State needs to put more energy into blackout alerts : LUSENET : Grassroots Information Coordination Center (GICC) : One Thread

Posted at 10:37 p.m. PST Wednesday, Feb. 14, 2001

BY MIKE CASSIDY Mercury News Hey, it's another Stage 3 Day.

You know. Stage 3. Electric emergency. Aruuugha! Aruuugha!

Shouldn't we all be running for our basements? (Oh, yeah. No basements.) Shouldn't we be boarding up our windows or building campfires in the back yard?

Sure, some are turning a light off or the heat down, but this is Stage 3! Where's the drastic action?

Maybe we're numb. What is this? About the 673,339th consecutive Stage 3 Day? Another day that we're using nearly all the electricity available; a day when at any minute power could be shut off neighborhood by neighborhood. A day that means lights out, baby.

OK. It doesn't mean lights out, and maybe that's the problem. Remember the tingle of our first Stage 3 back in December? And then six weeks later, some real punch: A Stage 3 warning and rolling blackouts.

The real thing

Those were the days (two of them) when Stage 3 really meant something. A Stage 3 back in January meant all hands on deck, break out the batteries and the s'mores. (Why s'mores? Why not?)

I'm not saying anyone likes disaster or inconvenience, but it does get the juices flowing, especially when the juice isn't.

Now the Stage 3 warnings don't feel much like warnings at all. They're delivered with all the urgency of the Bay Area's summer weather forecast: morning low clouds, clearing to the ocean by midday, then sunny and mild.

These days you hear Stage 3 and it makes you want to turn everything on, just to see if anything happens. (Don't do it. Apparently, it would result in the equivalent of blowing the state's fuse.)

The warnings now come like a frustrated parent giving a kid an endless string of ``one last chance.'' OK, we're at Stage 3, Stage 3 1/2, Stage 3 3/4, Stage 3 and fifteen-sixteenths. I mean it.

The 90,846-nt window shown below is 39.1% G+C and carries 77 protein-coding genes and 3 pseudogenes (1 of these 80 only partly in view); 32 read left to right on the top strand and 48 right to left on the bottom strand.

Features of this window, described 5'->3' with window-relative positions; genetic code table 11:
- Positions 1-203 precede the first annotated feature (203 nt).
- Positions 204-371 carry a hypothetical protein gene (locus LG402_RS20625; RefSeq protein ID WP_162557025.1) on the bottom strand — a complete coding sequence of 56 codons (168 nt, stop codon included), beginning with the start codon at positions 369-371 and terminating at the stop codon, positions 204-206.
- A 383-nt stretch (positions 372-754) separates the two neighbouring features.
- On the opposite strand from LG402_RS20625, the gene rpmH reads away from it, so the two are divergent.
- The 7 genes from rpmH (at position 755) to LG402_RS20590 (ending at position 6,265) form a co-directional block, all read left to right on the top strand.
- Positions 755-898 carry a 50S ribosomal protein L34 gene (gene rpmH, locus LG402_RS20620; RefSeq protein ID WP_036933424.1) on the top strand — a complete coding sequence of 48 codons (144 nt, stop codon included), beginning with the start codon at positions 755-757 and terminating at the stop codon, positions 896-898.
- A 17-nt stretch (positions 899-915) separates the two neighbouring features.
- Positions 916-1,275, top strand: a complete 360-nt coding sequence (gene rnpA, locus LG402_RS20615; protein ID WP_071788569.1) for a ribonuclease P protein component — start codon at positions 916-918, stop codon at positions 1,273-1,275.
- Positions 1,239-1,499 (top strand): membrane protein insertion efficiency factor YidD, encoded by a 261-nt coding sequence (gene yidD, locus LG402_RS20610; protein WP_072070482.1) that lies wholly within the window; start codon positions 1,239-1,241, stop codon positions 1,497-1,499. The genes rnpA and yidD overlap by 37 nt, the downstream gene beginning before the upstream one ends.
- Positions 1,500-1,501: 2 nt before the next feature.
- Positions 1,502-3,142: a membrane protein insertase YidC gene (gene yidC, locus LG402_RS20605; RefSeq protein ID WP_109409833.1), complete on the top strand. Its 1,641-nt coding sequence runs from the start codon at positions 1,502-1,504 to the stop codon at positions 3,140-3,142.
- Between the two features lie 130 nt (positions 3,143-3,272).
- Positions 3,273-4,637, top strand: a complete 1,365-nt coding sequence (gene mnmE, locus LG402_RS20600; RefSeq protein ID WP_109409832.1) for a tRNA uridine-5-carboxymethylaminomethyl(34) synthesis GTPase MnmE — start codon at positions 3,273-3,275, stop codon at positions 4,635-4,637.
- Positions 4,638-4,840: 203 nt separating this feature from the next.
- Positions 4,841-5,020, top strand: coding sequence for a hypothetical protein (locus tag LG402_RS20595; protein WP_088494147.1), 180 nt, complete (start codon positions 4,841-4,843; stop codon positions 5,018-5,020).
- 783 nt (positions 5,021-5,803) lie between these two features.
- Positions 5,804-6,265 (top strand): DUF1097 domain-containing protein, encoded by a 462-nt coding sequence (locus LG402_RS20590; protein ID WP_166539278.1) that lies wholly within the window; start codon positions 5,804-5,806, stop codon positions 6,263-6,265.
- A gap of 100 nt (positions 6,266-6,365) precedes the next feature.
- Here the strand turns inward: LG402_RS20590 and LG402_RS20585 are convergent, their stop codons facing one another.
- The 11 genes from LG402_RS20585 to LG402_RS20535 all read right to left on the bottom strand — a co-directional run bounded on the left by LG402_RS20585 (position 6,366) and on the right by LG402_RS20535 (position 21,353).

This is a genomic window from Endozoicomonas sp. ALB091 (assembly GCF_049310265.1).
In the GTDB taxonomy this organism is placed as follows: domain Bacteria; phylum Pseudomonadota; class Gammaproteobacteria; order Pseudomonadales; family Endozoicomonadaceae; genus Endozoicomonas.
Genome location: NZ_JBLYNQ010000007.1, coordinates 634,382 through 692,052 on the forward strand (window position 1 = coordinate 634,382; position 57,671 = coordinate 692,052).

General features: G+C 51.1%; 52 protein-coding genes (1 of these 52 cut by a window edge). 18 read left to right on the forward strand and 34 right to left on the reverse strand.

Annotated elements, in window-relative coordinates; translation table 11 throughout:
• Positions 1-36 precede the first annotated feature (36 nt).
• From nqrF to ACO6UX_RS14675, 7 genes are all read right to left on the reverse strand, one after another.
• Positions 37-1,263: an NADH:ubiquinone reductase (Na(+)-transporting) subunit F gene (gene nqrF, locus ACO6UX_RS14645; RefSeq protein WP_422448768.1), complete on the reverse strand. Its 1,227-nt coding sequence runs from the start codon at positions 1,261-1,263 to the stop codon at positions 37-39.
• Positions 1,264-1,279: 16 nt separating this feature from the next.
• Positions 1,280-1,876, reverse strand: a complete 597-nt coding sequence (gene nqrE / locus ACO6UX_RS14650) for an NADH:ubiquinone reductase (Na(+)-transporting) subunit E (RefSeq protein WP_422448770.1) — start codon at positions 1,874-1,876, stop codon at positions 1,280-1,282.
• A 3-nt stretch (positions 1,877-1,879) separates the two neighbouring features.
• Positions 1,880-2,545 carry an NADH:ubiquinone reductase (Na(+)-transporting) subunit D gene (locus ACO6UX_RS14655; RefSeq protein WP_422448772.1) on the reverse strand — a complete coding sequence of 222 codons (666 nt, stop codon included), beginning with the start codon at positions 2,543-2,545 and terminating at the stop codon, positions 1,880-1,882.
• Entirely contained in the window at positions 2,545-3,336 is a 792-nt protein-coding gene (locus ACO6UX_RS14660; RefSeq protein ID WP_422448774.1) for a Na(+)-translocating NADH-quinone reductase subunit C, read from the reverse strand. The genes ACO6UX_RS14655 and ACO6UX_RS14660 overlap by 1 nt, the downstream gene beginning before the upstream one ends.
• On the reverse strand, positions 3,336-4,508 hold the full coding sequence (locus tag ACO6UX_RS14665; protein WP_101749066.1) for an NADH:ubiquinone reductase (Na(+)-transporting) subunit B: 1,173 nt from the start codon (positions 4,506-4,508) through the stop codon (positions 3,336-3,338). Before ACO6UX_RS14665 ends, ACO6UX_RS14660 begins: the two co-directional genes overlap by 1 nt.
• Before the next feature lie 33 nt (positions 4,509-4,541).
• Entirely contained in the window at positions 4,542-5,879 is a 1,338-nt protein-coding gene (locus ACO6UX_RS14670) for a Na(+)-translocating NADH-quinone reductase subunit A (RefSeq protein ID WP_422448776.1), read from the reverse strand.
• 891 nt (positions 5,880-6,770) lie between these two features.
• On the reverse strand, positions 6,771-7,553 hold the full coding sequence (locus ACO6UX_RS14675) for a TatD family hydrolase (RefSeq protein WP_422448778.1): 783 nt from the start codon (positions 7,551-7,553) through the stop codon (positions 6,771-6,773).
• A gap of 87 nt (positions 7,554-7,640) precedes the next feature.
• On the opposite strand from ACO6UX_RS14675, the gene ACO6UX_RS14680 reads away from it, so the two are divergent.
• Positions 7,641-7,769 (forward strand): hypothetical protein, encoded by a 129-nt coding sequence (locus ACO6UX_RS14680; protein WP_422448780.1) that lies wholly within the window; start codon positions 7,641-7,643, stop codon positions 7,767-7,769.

Which is not to say there isn't a real problem and that state power officials aren't working hard to keep electricity flowing. It's just to say that Stage 3 has lost its power to cause Stage Fright.

Look at downtown San Jose. I took a walk downtown on Day 29 (it only seemed like Day 673,337) of our Stage 3 crisis. The Independent System Operator, which issues the daily Stage 3 warning, had just announced that possible blackouts were only hours away. And the general reaction on the street was: ``So?''

Lights ablaze

The only electricity buzz was the buzz of neon lights. The former Retail Pavilion (now the Johnny Rocket/AboveNet Server Farm Building) was sucking up power like there was no tomorrow. (And given the high-tech economy, maybe there isn't.)

``I don't pay any attention to it,'' said Gabriela Gabrian, an off-duty Denny's waitress enjoying a cup of joe that had been pulverized, heaterized and creamified through the modern electric gear at the building's Starbucks.

And why should she pay attention? Every day is a Stage 3 Day.

Maybe the state should throw in a few Stage 4 days or Stage 10 days just to get our attention. How about switching to a Stage Yikes Day. Or a Stage Turn-Off-That-Blow-Dryer Day, just to get our attention.

Marjory Seremetis, tending bar at the Flying Pig on First Street, has her own idea, inspired by our current governor, Gray Davis, and our last infrastructure crisis, Y2K.

``Another Y2 Gray Day.''

``I think that is something that's being talked about,'' says Lisa Szot, a spokeswoman at the Independent System Operator.


The general idea. Not the specific names.

Well, it's a start.

-- Doris (, February 16, 2001

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